What is Angioedema?
Angioedema is a type of swelling, which can become extreme, in the deep part of the inner layer of the skin and below. In some cases, this swelling occurs along with the appearance of hives. For this reason, angioedema is sometimes called “giant hives.”
Hives are itchy and raised, red welts which develop on the skin surface, involving only the two layers of skin. Urticarial is a separate term to hives.
Both angioedema and hives may be caused by an allergic reaction or food intolerance, a side effect or allergy to a drug, or an allergy in the surrounding environment, like as pollen, pet dander, and insect bite venom.
In very rare cases, the swelling can be a symptom of a more serious health condition, such as non-Hodgkin B-cell lymphoma. Some regions of the body are more susceptible to angioedema than others, like as the eyelids, lips and tongue.
When angioedema is passed from a parent to a child through genetic transmission, the condition is known as hereditary angioedema. Hereditary angioedema has different causes than the acquired angioedema, but in any case, the symptoms one has treatment would be identical.
Angioedema can be part of a severe medical condition. When treated properly due to an acute allergic reaction, chances of recovery are very favourable. When one has only moderate angioedema, without any therapy it may resolve on its own.
The welts associated with hives can be:
- Itchy ranging from mild to intense
- Round, oval or worm-shaped
- As tiny as a pea or as big as a plate of dinner
Most hives appear fastly and leave within 24 hours. Chronic hives can last through months or years.
Angioedema is a hives-like reaction that affects the skin’s deeper layers. It can appear with hives or alone. Signs and symptoms include:
- Welts that form in minutes to hours
- Swelling and redness, particularly around the eyes, cheeks and lips
- Pain or warmth in the affected areas
When to call your doctor
Mild cases of hives or angioedema may typically be treated at home. See your doctor if your symptoms continue for more than a few days.
If you’re thought you have hives or angioedema were caused by a known allergy to food or medication, your symptoms can be an early sign of an anaphylactic reaction. When you feel your tongue, lips, mouth or throat is swollen or you are having trouble breathing, seek emergency treatment.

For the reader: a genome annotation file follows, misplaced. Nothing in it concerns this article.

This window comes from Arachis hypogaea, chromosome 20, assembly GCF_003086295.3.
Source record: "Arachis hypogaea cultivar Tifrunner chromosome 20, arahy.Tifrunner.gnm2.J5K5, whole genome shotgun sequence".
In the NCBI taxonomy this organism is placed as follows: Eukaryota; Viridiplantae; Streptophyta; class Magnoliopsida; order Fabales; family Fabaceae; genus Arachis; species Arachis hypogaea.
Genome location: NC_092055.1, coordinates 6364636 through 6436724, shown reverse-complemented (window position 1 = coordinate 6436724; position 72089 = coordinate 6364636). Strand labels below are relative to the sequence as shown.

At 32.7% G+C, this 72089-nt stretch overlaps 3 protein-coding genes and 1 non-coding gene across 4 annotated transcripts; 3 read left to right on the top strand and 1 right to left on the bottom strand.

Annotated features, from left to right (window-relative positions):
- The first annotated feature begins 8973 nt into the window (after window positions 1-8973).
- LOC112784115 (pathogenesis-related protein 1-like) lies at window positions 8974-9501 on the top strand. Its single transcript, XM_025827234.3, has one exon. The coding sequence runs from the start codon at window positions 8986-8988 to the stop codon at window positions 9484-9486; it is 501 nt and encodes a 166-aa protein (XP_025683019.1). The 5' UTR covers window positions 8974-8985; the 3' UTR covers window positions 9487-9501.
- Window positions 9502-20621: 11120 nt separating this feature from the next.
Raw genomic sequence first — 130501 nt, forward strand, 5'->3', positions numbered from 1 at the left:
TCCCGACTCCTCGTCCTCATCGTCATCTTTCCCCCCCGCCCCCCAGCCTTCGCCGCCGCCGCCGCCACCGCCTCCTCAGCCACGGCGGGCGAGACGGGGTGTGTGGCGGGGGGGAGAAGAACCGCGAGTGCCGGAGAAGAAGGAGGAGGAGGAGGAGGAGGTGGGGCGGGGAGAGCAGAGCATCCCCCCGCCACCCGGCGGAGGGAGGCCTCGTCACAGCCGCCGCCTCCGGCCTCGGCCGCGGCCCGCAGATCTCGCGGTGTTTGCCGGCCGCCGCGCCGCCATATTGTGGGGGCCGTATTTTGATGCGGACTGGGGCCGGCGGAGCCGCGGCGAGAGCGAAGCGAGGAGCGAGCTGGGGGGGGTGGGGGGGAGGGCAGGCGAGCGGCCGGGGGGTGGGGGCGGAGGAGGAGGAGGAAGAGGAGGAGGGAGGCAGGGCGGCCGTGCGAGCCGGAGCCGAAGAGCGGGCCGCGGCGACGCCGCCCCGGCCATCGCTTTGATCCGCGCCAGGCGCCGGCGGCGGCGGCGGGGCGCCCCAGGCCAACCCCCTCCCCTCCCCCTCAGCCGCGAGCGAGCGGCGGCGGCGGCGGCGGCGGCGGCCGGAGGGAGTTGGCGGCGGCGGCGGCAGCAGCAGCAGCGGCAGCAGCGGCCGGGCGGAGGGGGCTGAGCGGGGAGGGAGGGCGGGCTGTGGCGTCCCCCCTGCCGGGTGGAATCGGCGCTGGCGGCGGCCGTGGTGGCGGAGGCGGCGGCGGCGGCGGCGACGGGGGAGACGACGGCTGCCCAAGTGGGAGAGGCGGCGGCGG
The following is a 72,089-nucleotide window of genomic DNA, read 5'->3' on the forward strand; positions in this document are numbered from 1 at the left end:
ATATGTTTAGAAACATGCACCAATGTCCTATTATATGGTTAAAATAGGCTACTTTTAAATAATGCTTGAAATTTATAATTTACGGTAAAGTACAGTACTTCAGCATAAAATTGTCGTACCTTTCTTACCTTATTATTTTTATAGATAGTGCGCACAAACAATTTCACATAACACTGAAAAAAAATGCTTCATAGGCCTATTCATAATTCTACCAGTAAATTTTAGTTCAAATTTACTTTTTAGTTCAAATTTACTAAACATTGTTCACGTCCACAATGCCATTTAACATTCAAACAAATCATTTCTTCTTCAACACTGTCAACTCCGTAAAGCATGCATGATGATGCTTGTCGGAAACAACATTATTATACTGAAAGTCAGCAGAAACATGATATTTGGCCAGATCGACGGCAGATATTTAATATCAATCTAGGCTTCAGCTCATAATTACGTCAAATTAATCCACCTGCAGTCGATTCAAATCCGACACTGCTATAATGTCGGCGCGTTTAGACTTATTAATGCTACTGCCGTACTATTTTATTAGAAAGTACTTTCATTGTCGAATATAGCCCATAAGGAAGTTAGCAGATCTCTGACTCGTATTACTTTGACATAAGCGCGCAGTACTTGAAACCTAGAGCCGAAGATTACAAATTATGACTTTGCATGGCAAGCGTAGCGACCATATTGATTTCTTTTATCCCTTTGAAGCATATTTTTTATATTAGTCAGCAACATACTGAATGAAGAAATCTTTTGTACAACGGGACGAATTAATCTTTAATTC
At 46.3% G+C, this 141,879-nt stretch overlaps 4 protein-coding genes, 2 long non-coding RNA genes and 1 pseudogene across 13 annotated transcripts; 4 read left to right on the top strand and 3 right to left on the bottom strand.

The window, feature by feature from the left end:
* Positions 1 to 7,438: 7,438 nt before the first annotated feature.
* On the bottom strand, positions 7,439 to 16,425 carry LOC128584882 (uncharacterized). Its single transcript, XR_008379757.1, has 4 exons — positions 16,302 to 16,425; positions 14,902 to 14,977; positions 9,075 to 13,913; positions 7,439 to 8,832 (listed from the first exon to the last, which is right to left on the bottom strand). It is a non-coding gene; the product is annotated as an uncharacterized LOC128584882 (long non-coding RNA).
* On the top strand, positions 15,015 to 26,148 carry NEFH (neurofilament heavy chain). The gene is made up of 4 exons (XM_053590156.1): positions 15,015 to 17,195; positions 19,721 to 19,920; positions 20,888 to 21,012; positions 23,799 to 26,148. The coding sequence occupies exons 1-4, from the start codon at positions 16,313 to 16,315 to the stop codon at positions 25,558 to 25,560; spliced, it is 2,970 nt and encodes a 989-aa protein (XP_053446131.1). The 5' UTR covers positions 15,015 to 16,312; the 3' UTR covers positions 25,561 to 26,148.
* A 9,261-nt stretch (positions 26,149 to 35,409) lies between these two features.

The cause of angioedema is determined on its form, as follows:
- Insect bites, latex contact and some medicines, like as penicillin or aspirin, may cause allergic angioedema.
- Some medicines, such as angiotensin-converting enzyme (ACE) inhibitors, may lead to angioedema induced by the medication.
- It may inherit a gene that causes a tendency to have low levels of a particular protein in the blood. This can, in turn, result in angioedema.
Many episode causes include pregnancy, birth control pills, illness or trauma. Patients are usually treated effectively with medication. Episodes can be severe and need to be hospitalized.
In certain people with angioedema, the cause cannot be known.
Hives and angioedema are common. You may find yourself at increased risk of hives and angioedema:
- Have had hives or angioedema before
- Have had other allergic reactions
- Have hives, angioedema or inherited angioedema family history
The most dangerous complication of angioedema is throat swelling and airways swelling.
The condition is usually mild but it can cause asphyxiation if it progresses rapidly or if it affects the throat. This will lead to the following signs:
- Sudden or Rapidly Escalating Breathing Problems
- Fainting or Dizziness
Take the following steps to lower the risk of developing hives or angioedema:
Avoid known triggers: Try avoiding that substance if you know what caused your hives.
Bathe and change your clothes: If your hives have triggered by pollen or animal contact in the past, take a bath or shower and change your clothes if you are exposed to pollen or animals.